Abortion and Immigration Are Apples and Oranges. Don’t Compare Them.

Immigration/naturalization ceremony. American flags being waved.
PHOTO: Elias Castillo/Unsplash

I see it every single day on Twitter: a strange, pervasive need to compare immigration to abortion. Invariably, I will respond, usually to ask why immigration and abortion are once again being compared, as they are completely separate, completely unrelated issues. Both are incredibly divisive issues with major factions in support of and opposing various viewpoints.

As such, I will make an attempt to examine them from a non-partisan standpoint, that is to say completely objectively. Each issue will be spelled out in great detail with all perspectives, and it should be fairly obvious that they are in no way similar.

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The issues surrounding “immigration” are usually in regard to illegal immigration. The general perception of illegal immigration is throngs of people swimming across the Rio Grande in the middle of the night. In reality, it likely looks more like people sitting in their living room, choosing to not fly back to their home country as their visa expires. Less exciting, I know.

The other perception I see frequently is that refugees seeking asylum are illegal immigrants. The reality is the exact opposite: asylum is completely legal and refugees seeking it at the border are going about it the right way.

A refugee is an individual who was forced to emigrate due to a social, political, or environmental threat to their life. Most South American refugees are normal people who are fleeing political climates that seek to hurt them. And requesting asylum is the legal way to do this.

It is important to note that those entering the United States legally and choosing to overstay a visa, those who cross the border illegally, and those who come on asylum are largely good people looking for better lives and in some cases running for their lives. Very, very few are rapists, murderers, terrorists, or otherwise criminals aside from those whose crime is being illegally present in the country.

Illegal immigration is illegal (obviously). But the most important thing to note is that the people coming to this country—whether Mexican immigrants illegally crossing the border or Syrian refugees here on asylum or Polish immigrants who overstayed a visa—are generally good people. They want a better life for their families and children.


Abortion is a more divisive issue than immigration by no small margin. The science and theology behind it is widely disputed, so I will not endeavor to promote any one opinion here. Instead, I’ll point outs some simple facts and pros and cons.

First, a definition. Abortion is the action of terminating a pregnancy before it comes to term. This can be at any number of points in the pregnancy but usually occurs in the first trimester. In fact, the Centers for Disease Control (CDC) found that 1.2% of abortions occur at or after 21 weeks of pregnancy.

Second, a brief and fairly obvious clarification. Those in favor of abortion are commonly referred to as “pro-choice.” They are usually on the left side of the political spectrum, and usually Democrats. Those who oppose abortion are called “pro-life.” They are usually on the political right side of the political spectrum, and usually Republicans. Third, please note that abortion is currently legal in the United States.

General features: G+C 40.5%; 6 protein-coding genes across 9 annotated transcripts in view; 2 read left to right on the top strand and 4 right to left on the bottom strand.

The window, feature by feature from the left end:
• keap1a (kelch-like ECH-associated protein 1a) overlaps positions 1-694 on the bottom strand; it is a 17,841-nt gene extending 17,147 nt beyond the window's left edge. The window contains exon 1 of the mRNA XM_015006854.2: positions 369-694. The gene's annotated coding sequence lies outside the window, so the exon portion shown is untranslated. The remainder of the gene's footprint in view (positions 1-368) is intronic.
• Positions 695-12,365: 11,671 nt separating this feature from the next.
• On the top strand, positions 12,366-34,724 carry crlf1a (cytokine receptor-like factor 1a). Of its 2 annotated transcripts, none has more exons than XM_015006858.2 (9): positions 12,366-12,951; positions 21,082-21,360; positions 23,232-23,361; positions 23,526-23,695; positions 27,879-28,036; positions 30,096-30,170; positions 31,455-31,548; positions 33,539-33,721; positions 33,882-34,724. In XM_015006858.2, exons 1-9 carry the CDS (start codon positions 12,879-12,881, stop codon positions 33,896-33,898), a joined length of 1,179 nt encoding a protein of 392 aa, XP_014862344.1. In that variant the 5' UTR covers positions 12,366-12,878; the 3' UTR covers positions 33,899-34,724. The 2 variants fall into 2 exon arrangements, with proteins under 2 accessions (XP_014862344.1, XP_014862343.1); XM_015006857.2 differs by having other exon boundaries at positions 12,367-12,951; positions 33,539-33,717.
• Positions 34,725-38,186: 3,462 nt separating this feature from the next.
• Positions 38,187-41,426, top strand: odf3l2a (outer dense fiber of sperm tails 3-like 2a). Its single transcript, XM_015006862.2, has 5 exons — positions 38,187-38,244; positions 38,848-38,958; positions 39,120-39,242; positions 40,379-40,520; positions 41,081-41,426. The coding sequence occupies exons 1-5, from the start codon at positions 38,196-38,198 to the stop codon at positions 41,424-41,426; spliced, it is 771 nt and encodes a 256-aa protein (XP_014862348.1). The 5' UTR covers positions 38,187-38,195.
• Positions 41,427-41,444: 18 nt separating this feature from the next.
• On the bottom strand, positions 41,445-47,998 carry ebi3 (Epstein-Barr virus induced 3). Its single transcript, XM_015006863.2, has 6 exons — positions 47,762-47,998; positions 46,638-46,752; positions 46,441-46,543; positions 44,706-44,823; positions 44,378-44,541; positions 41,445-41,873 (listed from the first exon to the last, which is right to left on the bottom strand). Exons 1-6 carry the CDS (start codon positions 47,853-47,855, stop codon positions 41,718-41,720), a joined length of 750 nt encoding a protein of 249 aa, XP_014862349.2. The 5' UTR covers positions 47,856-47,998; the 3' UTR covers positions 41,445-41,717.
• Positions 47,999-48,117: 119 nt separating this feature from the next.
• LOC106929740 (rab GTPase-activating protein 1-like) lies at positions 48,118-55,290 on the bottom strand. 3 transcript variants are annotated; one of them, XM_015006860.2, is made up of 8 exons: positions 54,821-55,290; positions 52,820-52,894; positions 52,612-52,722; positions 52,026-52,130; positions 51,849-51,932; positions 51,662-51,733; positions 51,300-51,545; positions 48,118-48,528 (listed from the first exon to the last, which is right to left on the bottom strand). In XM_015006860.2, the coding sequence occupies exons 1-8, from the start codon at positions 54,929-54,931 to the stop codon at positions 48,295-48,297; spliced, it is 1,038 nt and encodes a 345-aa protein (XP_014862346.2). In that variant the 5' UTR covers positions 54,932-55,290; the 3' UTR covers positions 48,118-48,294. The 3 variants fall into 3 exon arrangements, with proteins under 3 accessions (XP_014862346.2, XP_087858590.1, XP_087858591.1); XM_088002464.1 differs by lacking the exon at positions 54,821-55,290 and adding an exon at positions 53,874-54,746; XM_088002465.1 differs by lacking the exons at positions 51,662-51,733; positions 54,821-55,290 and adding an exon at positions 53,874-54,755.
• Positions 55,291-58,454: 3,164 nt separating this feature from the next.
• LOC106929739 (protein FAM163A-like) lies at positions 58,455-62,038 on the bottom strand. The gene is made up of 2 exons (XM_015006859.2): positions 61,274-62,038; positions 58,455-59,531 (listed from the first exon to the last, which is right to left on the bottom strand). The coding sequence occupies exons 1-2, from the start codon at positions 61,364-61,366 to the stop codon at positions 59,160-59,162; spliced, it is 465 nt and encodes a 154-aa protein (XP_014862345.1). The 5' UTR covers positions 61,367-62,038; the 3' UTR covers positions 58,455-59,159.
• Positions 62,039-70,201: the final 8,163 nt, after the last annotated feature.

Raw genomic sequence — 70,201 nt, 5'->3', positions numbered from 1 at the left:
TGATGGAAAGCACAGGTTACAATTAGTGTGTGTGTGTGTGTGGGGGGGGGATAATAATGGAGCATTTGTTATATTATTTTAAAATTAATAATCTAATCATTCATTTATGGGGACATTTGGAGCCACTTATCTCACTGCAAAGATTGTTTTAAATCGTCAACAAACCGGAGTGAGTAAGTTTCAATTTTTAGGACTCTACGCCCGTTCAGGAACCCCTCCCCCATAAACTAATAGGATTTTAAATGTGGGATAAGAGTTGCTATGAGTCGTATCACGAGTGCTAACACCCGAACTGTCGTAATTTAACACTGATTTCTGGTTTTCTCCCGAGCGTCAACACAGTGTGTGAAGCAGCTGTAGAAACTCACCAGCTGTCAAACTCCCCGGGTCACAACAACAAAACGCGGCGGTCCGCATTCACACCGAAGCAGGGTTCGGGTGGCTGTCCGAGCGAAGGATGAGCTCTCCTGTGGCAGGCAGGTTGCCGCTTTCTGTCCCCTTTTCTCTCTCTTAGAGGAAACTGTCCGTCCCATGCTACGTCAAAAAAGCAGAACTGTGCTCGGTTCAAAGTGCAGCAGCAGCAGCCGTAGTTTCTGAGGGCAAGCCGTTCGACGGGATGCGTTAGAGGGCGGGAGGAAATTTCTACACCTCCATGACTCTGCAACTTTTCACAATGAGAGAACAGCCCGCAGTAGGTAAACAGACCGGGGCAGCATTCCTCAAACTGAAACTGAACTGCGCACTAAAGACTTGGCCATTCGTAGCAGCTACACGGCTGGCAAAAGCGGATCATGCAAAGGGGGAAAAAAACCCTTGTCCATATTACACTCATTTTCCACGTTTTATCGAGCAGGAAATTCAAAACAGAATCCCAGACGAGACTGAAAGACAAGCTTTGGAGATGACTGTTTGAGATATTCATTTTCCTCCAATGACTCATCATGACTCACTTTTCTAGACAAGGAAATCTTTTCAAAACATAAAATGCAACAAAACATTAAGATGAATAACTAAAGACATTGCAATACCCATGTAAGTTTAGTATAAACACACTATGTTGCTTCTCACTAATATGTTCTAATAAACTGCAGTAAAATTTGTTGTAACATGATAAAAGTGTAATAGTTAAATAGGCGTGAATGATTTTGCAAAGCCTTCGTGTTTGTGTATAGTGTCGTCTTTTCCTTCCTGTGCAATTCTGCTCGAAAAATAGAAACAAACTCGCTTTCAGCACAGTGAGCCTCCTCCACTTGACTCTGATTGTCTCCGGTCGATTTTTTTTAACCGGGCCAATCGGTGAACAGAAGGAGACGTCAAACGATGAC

Now that that’s out of the way, the baseline arguments for both sides are as follows. The primary argument against abortion is that it is murder. Pro-lifers are noted for the belief that life begins at conception, therefore abortion can be viewed as child murder. This is usually backed by theological beliefs, meaning that more religious individuals are more likely to hold a pro-life stance.

Pro-choice individuals are more likely to believe that a fetus is an extension of the mother until at least the end of the first trimester (many would argue until birth). They are less likely to be religious, meaning that theology plays a minor role in influencing their opinions if it plays one at all.

Rape is probably the most controversial issue that overlaps with abortion. Unfortunately, pregnancies can result from rape. This leaves the woman in a difficult situation. Pro-lifers would generally argue for adoption after birth if the mother cannot raise the child, while pro-choice individuals would obviously proffer abortion as the best option.

Apples and Oranges

Immigration is an issue regarding individuals currently alive and self-sufficient who are looking for a better life. Issues with legality, fear-mongering, a floundering naturalization system, and misconceptions plague the subject, but the point remains. It is an apples topic.

Abortion is an issue regarding deep moral, theological, and scientific questions about the beginnings of life. The individuals in question are, however, most definitely not self-sufficient. Whether they are truly “alive” is up to interpretation and therefore debatable. In any case, it is an oranges topic.

Abortion and immigration are separate issues with different arguments. Stop comparing apples and oranges and let’s approach each issue as it is.

About Samuel Porter 1 Article
Sam Porter is currently a high school senior living in Indiana, though the majority of his existence (16 out of his 17 years of life) was spent in Arizona. His loves are art history, graphic design, and (obviously) politics.

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